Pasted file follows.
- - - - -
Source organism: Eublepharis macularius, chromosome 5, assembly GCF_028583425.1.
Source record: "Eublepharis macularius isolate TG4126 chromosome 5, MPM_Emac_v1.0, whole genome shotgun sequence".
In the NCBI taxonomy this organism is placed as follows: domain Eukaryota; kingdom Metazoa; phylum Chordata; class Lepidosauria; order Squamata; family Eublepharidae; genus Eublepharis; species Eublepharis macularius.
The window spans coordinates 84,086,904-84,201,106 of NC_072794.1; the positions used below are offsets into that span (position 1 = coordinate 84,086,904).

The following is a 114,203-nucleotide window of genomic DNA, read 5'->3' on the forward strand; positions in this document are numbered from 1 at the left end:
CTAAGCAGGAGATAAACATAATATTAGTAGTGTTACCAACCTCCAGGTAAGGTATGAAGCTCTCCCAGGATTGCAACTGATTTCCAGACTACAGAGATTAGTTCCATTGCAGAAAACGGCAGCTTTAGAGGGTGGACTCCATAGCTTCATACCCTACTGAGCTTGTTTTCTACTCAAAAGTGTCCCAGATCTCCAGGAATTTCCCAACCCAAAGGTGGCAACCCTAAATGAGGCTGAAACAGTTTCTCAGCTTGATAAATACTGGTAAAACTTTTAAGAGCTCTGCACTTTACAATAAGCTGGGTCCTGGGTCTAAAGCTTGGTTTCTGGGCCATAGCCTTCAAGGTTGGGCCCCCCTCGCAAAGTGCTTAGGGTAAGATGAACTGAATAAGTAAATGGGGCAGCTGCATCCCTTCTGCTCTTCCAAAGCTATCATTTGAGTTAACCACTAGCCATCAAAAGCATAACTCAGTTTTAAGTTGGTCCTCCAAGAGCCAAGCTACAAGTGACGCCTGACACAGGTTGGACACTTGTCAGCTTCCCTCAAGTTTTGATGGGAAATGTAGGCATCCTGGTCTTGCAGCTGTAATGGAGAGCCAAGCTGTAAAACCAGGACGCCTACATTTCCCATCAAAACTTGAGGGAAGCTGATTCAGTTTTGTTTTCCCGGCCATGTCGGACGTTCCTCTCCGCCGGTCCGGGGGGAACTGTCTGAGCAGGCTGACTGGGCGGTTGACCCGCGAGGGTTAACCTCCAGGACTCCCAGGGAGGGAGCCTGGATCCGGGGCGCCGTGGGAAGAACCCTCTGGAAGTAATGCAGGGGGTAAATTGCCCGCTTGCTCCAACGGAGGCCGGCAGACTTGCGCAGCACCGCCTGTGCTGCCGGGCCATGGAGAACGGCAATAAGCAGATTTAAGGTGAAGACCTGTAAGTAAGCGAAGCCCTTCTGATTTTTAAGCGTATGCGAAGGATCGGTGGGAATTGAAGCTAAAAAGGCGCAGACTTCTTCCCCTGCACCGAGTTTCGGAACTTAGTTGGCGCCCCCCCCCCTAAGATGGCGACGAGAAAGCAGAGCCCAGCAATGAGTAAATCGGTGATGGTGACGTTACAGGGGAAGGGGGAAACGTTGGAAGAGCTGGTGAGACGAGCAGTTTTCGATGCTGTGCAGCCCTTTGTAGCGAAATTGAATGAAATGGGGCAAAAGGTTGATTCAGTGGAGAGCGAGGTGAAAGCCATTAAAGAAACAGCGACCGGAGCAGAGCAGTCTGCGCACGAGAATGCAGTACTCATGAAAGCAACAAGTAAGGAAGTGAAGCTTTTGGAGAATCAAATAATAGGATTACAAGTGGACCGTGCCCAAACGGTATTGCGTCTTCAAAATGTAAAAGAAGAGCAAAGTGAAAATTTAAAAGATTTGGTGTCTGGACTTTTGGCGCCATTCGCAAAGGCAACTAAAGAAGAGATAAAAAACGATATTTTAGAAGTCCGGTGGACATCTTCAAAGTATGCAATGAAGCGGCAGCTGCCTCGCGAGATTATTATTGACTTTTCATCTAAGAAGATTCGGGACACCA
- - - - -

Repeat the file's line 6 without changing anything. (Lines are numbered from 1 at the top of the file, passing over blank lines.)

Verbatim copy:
CTAAGCAGGAGATAAACATAATATTAGTAGTGTTACCAACCTCCAGGTAAGGTATGAAGCTCTCCCAGGATTGCAACTGATTTCCAGACTACAGAGATTAGTTCCATTGCAGAAAACGGCAGCTTTAGAGGGTGGACTCCATAGCTTCATACCCTACTGAGCTTGTTTTCTACTCAAAAGTGTCCCAGATCTCCAGGAATTTCCCAACCCAAAGGTGGCAACCCTAAATGAGGCTGAAACAGTTTCTCAGCTTGATAAATACTGGTAAAACTTTTAAGAGCTCTGCACTTTACAATAAGCTGGGTCCTGGGTCTAAAGCTTGGTTTCTGGGCCATAGCCTTCAAGGTTGGGCCCCCCTCGCAAAGTGCTTAGGGTAAGATGAACTGAATAAGTAAATGGGGCAGCTGCATCCCTTCTGCTCTTCCAAAGCTATCATTTGAGTTAACCACTAGCCATCAAAAGCATAACTCAGTTTTAAGTTGGTCCTCCAAGAGCCAAGCTACAAGTGACGCCTGACACAGGTTGGACACTTGTCAGCTTCCCTCAAGTTTTGATGGGAAATGTAGGCATCCTGGTCTTGCAGCTGTAATGGAGAGCCAAGCTGTAAAACCAGGACGCCTACATTTCCCATCAAAACTTGAGGGAAGCTGATTCAGTTTTGTTTTCCCGGCCATGTCGGACGTTCCTCTCCGCCGGTCCGGGGGGAACTGTCTGAGCAGGCTGACTGGGCGGTTGACCCGCGAGGGTTAACCTCCAGGACTCCCAGGGAGGGAGCCTGGATCCGGGGCGCCGTGGGAAGAACCCTCTGGAAGTAATGCAGGGGGTAAATTGCCCGCTTGCTCCAACGGAGGCCGGCAGACTTGCGCAGCACCGCCTGTGCTGCCGGGCCATGGAGAACGGCAATAAGCAGATTTAAGGTGAAGACCTGTAAGTAAGCGAAGCCCTTCTGATTTTTAAGCGTATGCGAAGGATCGGTGGGAATTGAAGCTAAAAAGGCGCAGACTTCTTCCCCTGCACCGAGTTTCGGAACTTAGTTGGCGCCCCCCCCCCTAAGATGGCGACGAGAAAGCAGAGCCCAGCAATGAGTAAATCGGTGATGGTGACGTTACAGGGGAAGGGGGAAACGTTGGAAGAGCTGGTGAGACGAGCAGTTTTCGATGCTGTGCAGCCCTTTGTAGCGAAATTGAATGAAATGGGGCAAAAGGTTGATTCAGTGGAGAGCGAGGTGAAAGCCATTAAAGAAACAGCGACCGGAGCAGAGCAGTCTGCGCACGAGAATGCAGTACTCATGAAAGCAACAAGTAAGGAAGTGAAGCTTTTGGAGAATCAAATAATAGGATTACAAGTGGACCGTGCCCAAACGGTATTGCGTCTTCAAAATGTAAAAGAAGAGCAAAGTGAAAATTTAAAAGATTTGGTGTCTGGACTTTTGGCGCCATTCGCAAAGGCAACTAAAGAAGAGATAAAAAACGATATTTTAGAAGTCCGGTGGACATCTTCAAAGTATGCAATGAAGCGGCAGCTGCCTCGCGAGATTATTATTGACTTTTCATCTAAGAAGATTCGGGACACCA